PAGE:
Gangsta rap has become one of hip-hop’s most explosive subgenres. But there’s an uneasy line between credibility and success; is it possible to remain hood while topping the charts? Fashion plays its part in creating and maintaining authenticity, as a scan of the record sleeves and clothing lines of different hip-hop outfits testifies (special mention for Wu Wear). N.W.A., the forefathers of the scene, distilled the reality of street life in south-central LA into this breakout album cover. It’s easy to see why the photo was provocative and controversial, but gun aside, it has an un-staged quality that can only really come from inexperience. Like the music, the snapbacks, football jackets and T-shirts on show here present the group at their rawest.
Raw Like Sushi
A movement manufactured by stylist Ray Petri, Buffalo (as in ‘Buffalo Stance’) was a collective of musicians, artists and stylists including Judy Blame, Mark Lebon and Jean-Baptiste Mondino (who shot this cover). Its members had eclectic backgrounds; Cherry’s childhood was split between London, Sweden and New York, and Petri grew up in Scotland, then Australia, and travelled in India and Africa. This resulted in a style that was strikingly inventive, combining disparate cultural influences into what Petri called ‘non-fashion’. Buffalo dressing paired kilts, feathers, military wear, and elaborate jewellery with sports- and streetwear items like Dr Martens. It filtered down to the catwalks in the collections of Jean Paul Gaultier and Yohji Yamamoto.
Taken by Kim Gordon, this cover photo of two fans wearing band merchandise at a Sonic Youth gig encapsulates the key elements of ’90s alternative fashion. Above all this was a DIY movement, with a tension between being anti-mainstream and anti-fashion, while simultaneously affiliating to a scene through clothing. Gordon’s X-girl clothing line, co-designed with stylist Daisy von Furth, held a special place in downtown New York, with its own store and guerrilla fashion shows. The clothes – slip dresses, mini-skirts and T-Shirts – sat somewhere between grunge, rave and preppy, and were worn by it-girls like Chloe Sevigny and Sofia Coppola.
The best incarnations of UK garage style existed off record covers and on the dance floor. The outfits in photographer Ewen Spencer’s book and documentary Brandy & Coke are ostentatious, slick, and brilliantly label-centric. Must-have items were loudly patterned Moschino trousers, Gucci loafers, and Versace anything, and jeans were banned at certain clubs. These priorities can be read in the sheer finish of this Ms. Dynamite cover – the nails, jewellery and sunglasses, it’s a look that’s the height of polished.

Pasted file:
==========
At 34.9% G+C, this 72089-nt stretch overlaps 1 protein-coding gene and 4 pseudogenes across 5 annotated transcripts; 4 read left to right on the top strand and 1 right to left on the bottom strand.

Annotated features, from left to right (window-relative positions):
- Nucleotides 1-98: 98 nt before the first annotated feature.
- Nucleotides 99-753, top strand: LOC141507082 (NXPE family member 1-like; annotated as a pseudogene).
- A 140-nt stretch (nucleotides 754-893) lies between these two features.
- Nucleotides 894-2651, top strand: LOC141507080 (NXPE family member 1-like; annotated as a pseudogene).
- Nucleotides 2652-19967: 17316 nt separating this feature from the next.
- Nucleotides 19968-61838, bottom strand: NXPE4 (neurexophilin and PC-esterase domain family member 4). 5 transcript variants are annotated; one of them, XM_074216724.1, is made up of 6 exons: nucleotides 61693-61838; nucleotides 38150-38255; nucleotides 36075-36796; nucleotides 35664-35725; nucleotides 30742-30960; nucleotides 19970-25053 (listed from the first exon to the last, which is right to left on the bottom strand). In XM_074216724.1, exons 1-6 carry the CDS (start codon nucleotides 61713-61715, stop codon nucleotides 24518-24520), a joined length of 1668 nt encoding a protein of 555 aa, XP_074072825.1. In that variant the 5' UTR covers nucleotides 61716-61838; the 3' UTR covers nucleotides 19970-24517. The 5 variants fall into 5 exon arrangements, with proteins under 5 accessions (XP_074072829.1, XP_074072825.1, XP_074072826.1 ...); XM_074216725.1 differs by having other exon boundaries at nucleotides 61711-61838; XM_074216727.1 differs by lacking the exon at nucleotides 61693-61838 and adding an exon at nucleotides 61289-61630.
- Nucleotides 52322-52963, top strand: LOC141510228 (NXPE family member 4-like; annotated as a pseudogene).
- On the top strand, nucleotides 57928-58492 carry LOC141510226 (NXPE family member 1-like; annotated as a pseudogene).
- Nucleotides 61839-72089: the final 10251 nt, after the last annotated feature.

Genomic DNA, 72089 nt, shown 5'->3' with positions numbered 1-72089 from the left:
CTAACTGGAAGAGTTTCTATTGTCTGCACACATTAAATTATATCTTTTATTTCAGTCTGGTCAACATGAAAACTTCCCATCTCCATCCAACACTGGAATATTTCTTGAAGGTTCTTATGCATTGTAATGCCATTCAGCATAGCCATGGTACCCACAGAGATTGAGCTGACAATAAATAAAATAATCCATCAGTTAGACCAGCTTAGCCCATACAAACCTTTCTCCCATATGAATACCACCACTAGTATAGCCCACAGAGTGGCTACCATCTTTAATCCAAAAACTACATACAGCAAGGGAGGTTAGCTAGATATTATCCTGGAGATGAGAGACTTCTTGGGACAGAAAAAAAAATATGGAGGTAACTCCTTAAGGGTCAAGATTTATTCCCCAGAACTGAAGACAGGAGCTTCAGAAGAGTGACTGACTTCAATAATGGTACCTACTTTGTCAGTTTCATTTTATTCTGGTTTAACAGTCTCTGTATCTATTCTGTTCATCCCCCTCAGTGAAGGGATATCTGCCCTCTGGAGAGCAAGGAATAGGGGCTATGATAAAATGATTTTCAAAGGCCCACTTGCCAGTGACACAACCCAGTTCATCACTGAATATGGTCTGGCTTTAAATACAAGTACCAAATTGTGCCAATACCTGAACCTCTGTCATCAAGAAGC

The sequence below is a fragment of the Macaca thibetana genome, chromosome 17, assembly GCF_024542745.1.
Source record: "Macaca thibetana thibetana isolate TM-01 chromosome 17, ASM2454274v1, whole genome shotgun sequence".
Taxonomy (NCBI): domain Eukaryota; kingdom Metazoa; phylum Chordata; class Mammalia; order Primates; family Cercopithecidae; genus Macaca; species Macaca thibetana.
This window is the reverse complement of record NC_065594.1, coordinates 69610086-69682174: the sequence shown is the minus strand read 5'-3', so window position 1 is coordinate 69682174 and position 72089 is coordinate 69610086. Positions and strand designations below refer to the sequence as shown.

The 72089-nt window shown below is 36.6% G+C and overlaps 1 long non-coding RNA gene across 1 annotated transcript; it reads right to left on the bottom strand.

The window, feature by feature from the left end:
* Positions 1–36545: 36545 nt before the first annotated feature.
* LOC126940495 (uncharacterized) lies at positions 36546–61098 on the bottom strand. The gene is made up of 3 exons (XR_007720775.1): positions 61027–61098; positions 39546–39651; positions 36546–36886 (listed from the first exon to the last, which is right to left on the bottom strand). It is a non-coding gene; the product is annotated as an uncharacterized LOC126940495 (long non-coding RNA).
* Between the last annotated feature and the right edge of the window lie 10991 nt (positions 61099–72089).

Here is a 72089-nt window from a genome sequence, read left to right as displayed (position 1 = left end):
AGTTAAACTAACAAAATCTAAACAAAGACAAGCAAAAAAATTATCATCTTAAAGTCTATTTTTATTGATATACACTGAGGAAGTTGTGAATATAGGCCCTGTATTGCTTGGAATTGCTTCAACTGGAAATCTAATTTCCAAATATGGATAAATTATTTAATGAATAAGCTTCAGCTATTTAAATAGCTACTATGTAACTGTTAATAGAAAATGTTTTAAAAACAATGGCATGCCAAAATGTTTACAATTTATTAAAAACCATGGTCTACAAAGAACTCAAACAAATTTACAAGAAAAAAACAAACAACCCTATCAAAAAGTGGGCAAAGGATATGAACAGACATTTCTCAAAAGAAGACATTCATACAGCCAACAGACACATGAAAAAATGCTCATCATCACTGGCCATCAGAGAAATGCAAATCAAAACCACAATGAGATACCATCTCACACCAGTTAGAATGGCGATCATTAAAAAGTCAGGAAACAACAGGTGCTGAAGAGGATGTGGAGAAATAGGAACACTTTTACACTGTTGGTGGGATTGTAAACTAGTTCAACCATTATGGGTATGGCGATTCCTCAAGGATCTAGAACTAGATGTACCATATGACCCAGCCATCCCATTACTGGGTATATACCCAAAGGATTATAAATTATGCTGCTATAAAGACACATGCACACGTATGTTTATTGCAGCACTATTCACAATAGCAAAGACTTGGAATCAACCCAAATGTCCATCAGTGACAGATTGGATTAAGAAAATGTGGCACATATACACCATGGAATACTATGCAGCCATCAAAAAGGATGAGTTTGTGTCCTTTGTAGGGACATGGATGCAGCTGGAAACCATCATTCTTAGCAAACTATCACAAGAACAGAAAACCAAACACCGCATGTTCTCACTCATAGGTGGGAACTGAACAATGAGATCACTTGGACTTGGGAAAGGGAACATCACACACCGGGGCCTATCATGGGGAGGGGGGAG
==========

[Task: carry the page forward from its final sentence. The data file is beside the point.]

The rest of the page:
Skinny Girl Diet
Skinny Girl Diet have been critical of the tendency to conflate female musicians’ music with their image. Eschewing mainstream fashion, they’ve appeared in zines and worked with young designers like Claire Barrow, establishing a stance very seperate to tokenistic commodity feminism. This cover, which the band produced themselves, riffs on pin-up imagery and classic tropes of female trios, like the ‘different versions of the same colour’ outfits that The Supremes, Destiny’s Child and Sugababes all wore so well.
(Boys Don’t Cry, 2016)
The record cover behind the recent profusion of bleached buzz cuts was originally intended to be used in the fashion magazine Fantastic Man. A photograph typical of Wolfgang Tillmans’ style, it has a lucidness that we tend to associate with fashion editorials, but an intimacy that’s rare in magazines. Tillmans made his name documenting the early ’90s for i-D and other style magazines, but has since drifted towards making more politically-minded work. His ambivalence towards the fashion world, combined with Ocean’s enigmatic approach make this a particularly exciting collaboration – and a two way collaboration at that: Tillmans’ track ‘Device Control’ was used on the prelude to Blond(e).
(One Little Indian, 2017)
With a history of working with names like Alexander McQueen, Nick Knight and Tim Walker, Björk has continually woven fashion into her practice. Her embrace of the new makes her a particularly fitting fashion collaborator, and her most recent album cover brings together young rising talents Jesse Kanda and James Merry. Kanda’s work with artists like FKA Twigs is increasingly shaping the current aesthetic, while James Merry’s embroidered sportswear is a further twist on the Vetements/Gosha Rubchinskiy-led trend for reimagined sportswear.